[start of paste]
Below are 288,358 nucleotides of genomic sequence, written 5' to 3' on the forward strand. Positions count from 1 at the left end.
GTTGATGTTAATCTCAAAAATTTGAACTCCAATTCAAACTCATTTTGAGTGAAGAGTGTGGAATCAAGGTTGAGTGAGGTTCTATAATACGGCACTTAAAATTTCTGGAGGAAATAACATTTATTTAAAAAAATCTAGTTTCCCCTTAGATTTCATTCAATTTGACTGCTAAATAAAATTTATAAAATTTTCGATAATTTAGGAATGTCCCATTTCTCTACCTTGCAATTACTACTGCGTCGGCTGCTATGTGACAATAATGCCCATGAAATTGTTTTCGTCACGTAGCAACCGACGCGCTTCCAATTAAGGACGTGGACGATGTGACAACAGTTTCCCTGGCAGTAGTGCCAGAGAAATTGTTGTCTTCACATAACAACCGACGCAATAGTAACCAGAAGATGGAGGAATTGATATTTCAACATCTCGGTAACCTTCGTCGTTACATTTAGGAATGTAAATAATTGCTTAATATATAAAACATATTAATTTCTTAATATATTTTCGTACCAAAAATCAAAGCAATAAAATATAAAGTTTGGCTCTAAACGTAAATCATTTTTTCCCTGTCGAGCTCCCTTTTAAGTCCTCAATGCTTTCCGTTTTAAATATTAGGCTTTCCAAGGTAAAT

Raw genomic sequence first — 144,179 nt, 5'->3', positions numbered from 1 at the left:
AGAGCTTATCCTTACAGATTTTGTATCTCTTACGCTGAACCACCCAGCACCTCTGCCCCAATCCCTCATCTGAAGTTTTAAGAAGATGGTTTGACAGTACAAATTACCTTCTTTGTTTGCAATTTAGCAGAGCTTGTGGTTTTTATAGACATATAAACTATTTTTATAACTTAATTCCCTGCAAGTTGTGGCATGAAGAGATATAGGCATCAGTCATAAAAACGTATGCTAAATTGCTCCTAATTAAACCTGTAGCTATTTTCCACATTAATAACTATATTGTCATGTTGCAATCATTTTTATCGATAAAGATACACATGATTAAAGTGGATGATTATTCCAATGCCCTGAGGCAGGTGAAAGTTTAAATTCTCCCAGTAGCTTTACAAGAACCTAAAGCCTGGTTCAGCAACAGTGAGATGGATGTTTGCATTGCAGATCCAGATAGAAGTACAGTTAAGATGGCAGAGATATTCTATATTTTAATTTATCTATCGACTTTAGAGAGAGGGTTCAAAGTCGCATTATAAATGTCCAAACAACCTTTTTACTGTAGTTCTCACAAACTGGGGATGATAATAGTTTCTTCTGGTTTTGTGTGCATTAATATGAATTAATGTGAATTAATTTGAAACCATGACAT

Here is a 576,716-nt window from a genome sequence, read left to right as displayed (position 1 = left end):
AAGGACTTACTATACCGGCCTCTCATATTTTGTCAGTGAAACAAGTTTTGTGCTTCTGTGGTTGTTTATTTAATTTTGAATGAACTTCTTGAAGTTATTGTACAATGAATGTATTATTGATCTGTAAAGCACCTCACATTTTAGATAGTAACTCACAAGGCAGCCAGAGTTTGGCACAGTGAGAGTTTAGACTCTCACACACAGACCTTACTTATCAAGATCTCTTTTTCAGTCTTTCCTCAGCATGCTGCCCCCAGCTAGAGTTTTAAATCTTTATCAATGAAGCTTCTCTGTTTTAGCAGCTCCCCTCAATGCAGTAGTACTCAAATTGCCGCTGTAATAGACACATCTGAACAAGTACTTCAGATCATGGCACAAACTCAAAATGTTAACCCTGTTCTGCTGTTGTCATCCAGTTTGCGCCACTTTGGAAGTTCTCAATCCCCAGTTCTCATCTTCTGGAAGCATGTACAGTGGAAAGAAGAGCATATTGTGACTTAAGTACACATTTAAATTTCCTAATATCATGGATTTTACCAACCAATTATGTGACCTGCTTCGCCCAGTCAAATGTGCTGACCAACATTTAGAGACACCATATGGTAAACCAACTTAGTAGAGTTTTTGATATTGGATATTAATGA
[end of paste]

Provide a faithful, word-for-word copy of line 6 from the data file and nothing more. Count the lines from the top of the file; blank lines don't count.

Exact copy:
AAGGACTTACTATACCGGCCTCTCATATTTTGTCAGTGAAACAAGTTTTGTGCTTCTGTGGTTGTTTATTTAATTTTGAATGAACTTCTTGAAGTTATTGTACAATGAATGTATTATTGATCTGTAAAGCACCTCACATTTTAGATAGTAACTCACAAGGCAGCCAGAGTTTGGCACAGTGAGAGTTTAGACTCTCACACACAGACCTTACTTATCAAGATCTCTTTTTCAGTCTTTCCTCAGCATGCTGCCCCCAGCTAGAGTTTTAAATCTTTATCAATGAAGCTTCTCTGTTTTAGCAGCTCCCCTCAATGCAGTAGTACTCAAATTGCCGCTGTAATAGACACATCTGAACAAGTACTTCAGATCATGGCACAAACTCAAAATGTTAACCCTGTTCTGCTGTTGTCATCCAGTTTGCGCCACTTTGGAAGTTCTCAATCCCCAGTTCTCATCTTCTGGAAGCATGTACAGTGGAAAGAAGAGCATATTGTGACTTAAGTACACATTTAAATTTCCTAATATCATGGATTTTACCAACCAATTATGTGACCTGCTTCGCCCAGTCAAATGTGCTGACCAACATTTAGAGACACCATATGGTAAACCAACTTAGTAGAGTTTTTGATATTGGATATTAATGA